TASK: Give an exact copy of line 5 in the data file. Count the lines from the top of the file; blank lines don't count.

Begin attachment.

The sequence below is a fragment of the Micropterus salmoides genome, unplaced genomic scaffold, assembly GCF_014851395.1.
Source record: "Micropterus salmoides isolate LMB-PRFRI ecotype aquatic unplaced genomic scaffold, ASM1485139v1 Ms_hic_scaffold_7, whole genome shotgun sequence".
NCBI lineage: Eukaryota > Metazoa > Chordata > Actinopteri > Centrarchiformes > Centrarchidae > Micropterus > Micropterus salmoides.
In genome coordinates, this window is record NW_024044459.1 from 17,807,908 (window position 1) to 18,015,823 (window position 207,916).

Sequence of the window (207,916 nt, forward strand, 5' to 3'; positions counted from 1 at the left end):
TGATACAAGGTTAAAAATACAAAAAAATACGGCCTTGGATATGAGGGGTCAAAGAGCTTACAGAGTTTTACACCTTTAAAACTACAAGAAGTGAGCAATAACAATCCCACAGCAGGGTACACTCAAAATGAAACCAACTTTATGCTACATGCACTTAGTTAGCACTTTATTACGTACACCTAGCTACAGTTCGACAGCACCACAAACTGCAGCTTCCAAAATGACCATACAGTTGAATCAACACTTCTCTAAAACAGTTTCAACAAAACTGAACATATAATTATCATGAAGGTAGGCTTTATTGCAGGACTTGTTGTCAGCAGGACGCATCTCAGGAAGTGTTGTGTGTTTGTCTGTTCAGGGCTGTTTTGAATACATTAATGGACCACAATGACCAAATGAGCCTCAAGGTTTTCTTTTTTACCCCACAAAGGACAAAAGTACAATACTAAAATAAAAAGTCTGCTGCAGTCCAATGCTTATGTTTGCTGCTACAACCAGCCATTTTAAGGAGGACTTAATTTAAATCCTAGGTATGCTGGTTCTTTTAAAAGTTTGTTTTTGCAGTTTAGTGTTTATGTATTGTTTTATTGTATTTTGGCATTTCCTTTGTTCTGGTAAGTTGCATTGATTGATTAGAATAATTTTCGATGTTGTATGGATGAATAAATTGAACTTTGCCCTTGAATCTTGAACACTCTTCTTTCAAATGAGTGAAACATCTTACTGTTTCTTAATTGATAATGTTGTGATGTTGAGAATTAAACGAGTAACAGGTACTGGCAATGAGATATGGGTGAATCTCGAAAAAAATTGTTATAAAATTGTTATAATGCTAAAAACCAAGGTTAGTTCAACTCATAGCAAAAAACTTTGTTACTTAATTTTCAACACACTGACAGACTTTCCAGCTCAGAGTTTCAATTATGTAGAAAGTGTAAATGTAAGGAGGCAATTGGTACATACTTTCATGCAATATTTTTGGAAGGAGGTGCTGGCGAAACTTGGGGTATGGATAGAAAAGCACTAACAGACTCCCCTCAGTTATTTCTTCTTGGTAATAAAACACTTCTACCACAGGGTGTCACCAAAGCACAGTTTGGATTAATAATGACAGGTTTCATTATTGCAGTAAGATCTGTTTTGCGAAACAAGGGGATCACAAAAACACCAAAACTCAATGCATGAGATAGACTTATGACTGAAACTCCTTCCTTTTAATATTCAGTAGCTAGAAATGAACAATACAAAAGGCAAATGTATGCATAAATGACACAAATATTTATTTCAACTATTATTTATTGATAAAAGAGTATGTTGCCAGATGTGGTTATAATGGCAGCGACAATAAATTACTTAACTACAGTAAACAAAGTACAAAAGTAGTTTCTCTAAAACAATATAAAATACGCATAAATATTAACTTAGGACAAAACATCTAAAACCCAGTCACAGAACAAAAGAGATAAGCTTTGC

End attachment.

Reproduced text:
Sequence of the window (207,916 nt, forward strand, 5' to 3'; positions counted from 1 at the left end):